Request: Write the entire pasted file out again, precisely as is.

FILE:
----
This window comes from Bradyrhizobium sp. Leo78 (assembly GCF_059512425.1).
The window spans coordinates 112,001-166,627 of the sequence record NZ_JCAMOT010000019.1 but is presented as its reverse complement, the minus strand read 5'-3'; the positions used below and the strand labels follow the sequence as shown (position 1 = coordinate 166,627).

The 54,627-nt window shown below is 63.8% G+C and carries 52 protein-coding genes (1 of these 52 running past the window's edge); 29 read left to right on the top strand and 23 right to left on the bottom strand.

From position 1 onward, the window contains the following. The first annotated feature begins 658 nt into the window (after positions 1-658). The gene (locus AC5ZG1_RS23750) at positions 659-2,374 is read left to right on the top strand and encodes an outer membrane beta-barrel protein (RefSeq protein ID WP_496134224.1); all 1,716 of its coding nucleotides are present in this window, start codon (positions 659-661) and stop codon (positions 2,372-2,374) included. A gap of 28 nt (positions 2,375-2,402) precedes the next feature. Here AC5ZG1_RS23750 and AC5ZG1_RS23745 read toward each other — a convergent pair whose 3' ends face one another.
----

This window comes from Bradyrhizobium sp. Leo78 (assembly GCF_059512425.1).
The window spans coordinates 112,001-166,627 of the sequence record NZ_JCAMOT010000019.1 but is presented as its reverse complement, the minus strand read 5'-3'; the positions used below and the strand labels follow the sequence as shown (position 1 = coordinate 166,627).

The 54,627-nt window shown below is 63.8% G+C and carries 52 protein-coding genes (1 of these 52 running past the window's edge); 29 read left to right on the top strand and 23 right to left on the bottom strand.

From position 1 onward, the window contains the following. The first annotated feature begins 658 nt into the window (after positions 1-658). The gene (locus AC5ZG1_RS23750) at positions 659-2,374 is read left to right on the top strand and encodes an outer membrane beta-barrel protein (RefSeq protein ID WP_496134224.1); all 1,716 of its coding nucleotides are present in this window, start codon (positions 659-661) and stop codon (positions 2,372-2,374) included. A gap of 28 nt (positions 2,375-2,402) precedes the next feature. Here AC5ZG1_RS23750 and AC5ZG1_RS23745 read toward each other — a convergent pair whose 3' ends face one another.